The fundamental problem was not that the false teachers were going after gain: the problem was that they were going after the wrong kind of gain. For Paul, gain is not found in things but in Christ: “But what things were gain to me, those I counted loss for Christ. Yea, doubtless, and I count all thing but loss for the excellency of the knowledge of Christ Jesus my Lord: for whom I have suffered the loss of all things and do count them but dung, that I may win [gain] Christ, and be found in him, not having my own righteousness which is of the law, but that which is through the faith of Christ, the righteousness which is of God by faith” (Phil. 3:7-9). “For me to live is Christ, and to die is gain” (Phil. 1:21). Christ alone can make that which causes the loss of all earthly possessions to be gain. Thus, in contrast to the greed of the false teachers, Paul prescribes contentment: “But godliness with contentment is great gain.” Whereas the false teachers saw godliness as a means to an end, Paul says that godliness with contentment is the end, and that it alone gives what the false teachers were seeking but missing.
Paul then gives three reasons why this is true.
First, in verse 7, he reasons, “For we brought nothing into this world and it is certain we can carry nothing out.” That is, the passing nature of earthly things ought to teach us to hold on to them lightly. Covetousness is unreasonable because it places a value on things which is worthy only of that which is permanent. We will lose everything earthly. None of our wealth, prestige, and place in this world will follow us into the next. Jesus told us that many who are first in this world will be last in the next. We are of dust and to dust we shall return. As Job put it, “Naked came I out of my mother’s womb, and naked shall I return thither: the LORD gave and the LORD hath taken away; blessed be the name of the LORD” (Job 1:21).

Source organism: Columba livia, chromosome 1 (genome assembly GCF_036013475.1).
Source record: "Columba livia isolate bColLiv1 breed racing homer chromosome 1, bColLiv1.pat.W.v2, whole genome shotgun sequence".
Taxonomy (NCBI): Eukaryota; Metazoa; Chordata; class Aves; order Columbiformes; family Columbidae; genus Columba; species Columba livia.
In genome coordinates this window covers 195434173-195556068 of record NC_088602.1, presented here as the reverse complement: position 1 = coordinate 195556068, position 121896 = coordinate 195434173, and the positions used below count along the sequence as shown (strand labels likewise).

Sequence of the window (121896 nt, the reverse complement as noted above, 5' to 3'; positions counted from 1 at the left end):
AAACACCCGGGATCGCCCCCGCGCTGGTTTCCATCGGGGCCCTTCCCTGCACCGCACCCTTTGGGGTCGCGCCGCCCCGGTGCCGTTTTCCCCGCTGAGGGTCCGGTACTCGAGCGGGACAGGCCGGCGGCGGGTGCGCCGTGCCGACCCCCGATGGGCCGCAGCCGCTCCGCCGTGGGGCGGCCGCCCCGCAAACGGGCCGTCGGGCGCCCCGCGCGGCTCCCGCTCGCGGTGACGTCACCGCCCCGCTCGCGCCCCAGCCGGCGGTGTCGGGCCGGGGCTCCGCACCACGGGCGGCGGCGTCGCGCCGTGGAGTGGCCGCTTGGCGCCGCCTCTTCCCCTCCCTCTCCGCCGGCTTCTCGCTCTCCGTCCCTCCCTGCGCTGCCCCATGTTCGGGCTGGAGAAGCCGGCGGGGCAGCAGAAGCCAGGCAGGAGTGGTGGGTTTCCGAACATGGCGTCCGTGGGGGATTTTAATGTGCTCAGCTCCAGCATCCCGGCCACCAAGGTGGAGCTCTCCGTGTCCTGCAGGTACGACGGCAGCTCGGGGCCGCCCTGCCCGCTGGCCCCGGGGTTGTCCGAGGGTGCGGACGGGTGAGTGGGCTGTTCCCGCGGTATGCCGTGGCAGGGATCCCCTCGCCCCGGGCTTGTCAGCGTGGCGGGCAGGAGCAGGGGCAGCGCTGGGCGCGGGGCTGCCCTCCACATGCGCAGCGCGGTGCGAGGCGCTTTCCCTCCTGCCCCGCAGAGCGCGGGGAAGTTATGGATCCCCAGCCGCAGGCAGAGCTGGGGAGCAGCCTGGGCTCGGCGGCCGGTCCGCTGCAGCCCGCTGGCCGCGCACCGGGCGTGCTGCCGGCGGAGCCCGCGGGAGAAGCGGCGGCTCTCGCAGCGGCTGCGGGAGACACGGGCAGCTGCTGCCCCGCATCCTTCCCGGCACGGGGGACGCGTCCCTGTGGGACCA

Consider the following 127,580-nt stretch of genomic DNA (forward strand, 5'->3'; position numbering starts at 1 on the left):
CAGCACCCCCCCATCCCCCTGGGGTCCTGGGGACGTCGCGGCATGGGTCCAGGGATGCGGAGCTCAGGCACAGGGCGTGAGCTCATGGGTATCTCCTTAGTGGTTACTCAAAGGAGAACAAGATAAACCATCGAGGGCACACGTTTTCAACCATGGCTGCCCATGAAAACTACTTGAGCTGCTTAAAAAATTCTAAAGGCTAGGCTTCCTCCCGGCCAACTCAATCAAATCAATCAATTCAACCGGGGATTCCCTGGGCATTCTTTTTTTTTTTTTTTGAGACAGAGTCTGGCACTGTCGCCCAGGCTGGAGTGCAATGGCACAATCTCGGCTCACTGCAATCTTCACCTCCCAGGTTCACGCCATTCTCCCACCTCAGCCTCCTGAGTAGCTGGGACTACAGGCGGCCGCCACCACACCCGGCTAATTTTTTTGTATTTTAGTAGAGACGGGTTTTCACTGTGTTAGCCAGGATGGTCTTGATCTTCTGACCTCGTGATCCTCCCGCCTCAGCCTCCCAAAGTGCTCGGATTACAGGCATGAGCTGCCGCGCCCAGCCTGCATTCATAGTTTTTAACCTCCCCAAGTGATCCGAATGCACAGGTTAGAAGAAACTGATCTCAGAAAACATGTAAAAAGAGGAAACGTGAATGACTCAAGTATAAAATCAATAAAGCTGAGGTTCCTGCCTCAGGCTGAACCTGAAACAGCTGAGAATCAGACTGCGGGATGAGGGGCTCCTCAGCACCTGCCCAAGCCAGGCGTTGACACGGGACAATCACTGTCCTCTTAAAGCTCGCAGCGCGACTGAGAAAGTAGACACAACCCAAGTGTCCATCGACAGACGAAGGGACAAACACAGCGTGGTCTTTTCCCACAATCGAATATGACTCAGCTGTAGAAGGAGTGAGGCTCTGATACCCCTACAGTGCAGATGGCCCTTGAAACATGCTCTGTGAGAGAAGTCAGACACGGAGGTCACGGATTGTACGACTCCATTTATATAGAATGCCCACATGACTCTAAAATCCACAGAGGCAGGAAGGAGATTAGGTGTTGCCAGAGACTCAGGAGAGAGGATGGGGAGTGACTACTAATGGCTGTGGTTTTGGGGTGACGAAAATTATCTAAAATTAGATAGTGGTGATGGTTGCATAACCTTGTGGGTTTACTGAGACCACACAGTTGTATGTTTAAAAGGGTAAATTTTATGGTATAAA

Paul is simply reiterating what Jesus himself said in the Sermon on the Mount: “Lay not up for yourselves treasures upon the earth, where moth and rust doth corrupt and where thieves break through and steal: but lay up for yourselves treasures in heaven, where neither moth nor rust doth corrupt and where thieves do not break through nor steal: for where your treasure is, there will your heart be also” (Matthew 6:19-21). If we realize that nothing of this earth is sure, then our heart will value that which is truly worth our affections. In the same way, Paul is reminding us that we will not carry our things to heaven in order to take our heart off of greed and onto Christ.
Second, in verse 8, Paul says, “And having food and raiment let us be therewith content.” He is arguing that contentment is superior to greed because the fact is that God simply has not promised material wealth. Greed is often borne of an attitude which believes that God owes me a certain lifestyle. God has promised food and clothing (cf. Matthew 6:24-34), but he has not promised more than that. Though some say that the word for raiment in 1 Timothy 6:8 includes shelter, we must also remember that our Lord himself said that “the Son of Man hath not where to lay his head” (Matthew 8:20).